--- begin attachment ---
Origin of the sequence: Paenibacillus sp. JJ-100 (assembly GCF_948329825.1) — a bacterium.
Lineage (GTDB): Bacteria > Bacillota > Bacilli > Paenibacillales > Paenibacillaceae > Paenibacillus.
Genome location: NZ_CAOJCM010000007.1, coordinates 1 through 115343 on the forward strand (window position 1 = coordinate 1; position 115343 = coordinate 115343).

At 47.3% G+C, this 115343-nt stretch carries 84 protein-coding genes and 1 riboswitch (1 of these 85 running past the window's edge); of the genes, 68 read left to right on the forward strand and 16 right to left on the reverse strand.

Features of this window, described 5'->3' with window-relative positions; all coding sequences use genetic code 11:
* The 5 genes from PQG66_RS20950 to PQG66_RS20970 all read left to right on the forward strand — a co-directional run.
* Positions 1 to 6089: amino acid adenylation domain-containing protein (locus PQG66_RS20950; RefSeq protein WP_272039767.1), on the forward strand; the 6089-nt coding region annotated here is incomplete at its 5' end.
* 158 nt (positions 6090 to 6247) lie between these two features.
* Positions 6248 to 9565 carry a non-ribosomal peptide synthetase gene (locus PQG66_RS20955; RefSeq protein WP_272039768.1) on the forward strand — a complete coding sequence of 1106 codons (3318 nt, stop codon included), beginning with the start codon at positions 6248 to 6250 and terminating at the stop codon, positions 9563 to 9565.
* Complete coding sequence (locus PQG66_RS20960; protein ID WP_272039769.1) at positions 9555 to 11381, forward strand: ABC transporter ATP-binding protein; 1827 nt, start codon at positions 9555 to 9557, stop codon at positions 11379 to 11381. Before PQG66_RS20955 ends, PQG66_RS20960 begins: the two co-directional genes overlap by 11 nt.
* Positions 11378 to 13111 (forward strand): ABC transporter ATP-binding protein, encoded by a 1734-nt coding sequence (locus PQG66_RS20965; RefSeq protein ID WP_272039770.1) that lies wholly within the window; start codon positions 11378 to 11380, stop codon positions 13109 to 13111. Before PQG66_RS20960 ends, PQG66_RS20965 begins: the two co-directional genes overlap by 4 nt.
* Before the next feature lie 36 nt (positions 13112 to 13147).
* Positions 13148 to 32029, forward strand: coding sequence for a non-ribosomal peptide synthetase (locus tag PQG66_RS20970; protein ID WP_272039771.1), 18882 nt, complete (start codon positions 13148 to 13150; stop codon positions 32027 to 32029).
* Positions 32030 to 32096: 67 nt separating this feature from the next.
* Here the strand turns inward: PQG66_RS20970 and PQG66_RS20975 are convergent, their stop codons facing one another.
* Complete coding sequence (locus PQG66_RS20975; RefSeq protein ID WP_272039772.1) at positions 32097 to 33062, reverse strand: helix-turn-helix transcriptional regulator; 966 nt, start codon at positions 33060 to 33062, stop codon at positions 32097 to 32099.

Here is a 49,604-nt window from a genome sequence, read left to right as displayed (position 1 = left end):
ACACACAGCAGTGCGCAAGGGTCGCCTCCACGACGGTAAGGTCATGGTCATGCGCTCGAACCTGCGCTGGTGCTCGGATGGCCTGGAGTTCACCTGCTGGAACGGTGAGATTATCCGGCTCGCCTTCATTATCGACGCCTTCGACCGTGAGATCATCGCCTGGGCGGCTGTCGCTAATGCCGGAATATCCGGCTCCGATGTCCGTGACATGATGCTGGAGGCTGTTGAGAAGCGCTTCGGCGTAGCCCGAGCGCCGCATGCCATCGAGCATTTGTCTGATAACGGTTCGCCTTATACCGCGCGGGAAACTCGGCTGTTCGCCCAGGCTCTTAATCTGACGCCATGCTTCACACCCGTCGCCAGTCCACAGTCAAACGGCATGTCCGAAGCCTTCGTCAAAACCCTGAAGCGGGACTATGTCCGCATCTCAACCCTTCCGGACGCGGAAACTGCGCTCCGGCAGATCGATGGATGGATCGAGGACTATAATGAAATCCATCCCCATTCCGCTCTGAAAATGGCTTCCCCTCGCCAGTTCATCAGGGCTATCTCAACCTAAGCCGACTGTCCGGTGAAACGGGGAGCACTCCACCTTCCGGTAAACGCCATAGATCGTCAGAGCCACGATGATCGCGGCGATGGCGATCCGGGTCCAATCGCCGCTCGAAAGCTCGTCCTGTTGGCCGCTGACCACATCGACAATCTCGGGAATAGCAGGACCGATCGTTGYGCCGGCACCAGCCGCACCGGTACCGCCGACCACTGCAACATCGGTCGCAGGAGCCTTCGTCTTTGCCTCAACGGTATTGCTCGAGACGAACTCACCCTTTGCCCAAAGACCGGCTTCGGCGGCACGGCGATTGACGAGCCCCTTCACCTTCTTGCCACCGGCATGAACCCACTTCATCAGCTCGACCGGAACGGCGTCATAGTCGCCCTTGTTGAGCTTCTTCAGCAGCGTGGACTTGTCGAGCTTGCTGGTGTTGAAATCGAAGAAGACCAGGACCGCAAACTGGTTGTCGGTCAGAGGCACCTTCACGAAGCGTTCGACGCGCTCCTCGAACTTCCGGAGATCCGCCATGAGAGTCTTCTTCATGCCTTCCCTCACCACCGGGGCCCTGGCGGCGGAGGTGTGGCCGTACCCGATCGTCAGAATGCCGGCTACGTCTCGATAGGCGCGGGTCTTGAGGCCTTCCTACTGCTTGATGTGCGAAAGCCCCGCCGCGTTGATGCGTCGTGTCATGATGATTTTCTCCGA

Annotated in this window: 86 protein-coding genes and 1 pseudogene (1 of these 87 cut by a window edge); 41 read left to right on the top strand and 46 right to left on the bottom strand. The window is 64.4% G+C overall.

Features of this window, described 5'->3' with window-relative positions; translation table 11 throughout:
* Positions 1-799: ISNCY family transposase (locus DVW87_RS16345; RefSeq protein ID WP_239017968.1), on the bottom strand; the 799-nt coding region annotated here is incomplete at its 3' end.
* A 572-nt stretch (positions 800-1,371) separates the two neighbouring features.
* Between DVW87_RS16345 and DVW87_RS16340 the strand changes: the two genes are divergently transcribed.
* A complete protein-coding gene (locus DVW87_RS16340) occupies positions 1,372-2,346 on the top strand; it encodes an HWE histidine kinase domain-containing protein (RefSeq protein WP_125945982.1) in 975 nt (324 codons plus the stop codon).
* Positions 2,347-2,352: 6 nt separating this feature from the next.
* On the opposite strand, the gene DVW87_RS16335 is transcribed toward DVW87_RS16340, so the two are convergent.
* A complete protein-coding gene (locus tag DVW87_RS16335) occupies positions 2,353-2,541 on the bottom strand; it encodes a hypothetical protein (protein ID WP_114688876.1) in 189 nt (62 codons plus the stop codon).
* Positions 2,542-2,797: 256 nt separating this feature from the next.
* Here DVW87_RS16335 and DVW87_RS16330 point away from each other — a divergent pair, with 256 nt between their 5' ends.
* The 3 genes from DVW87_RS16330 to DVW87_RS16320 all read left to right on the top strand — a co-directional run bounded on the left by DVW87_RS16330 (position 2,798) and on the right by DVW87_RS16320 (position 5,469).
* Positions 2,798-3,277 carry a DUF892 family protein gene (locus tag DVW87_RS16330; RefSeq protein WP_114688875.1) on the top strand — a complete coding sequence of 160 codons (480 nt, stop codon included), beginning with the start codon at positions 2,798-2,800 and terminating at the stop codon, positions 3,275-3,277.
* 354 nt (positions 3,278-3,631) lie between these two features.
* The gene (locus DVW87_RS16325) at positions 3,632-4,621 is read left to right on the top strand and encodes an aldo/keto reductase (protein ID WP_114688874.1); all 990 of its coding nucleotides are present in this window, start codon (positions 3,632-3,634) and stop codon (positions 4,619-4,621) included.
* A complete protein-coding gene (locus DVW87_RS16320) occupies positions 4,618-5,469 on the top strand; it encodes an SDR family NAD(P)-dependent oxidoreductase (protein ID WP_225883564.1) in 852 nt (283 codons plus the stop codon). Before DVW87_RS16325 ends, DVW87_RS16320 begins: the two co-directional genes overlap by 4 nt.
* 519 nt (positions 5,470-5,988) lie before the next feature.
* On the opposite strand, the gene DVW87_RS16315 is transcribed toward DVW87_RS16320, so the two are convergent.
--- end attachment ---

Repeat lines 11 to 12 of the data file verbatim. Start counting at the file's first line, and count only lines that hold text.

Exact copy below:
* Positions 11378 to 13111 (forward strand): ABC transporter ATP-binding protein, encoded by a 1734-nt coding sequence (locus PQG66_RS20965; RefSeq protein ID WP_272039770.1) that lies wholly within the window; start codon positions 11378 to 11380, stop codon positions 13109 to 13111. Before PQG66_RS20960 ends, PQG66_RS20965 begins: the two co-directional genes overlap by 4 nt.
* Before the next feature lie 36 nt (positions 13112 to 13147).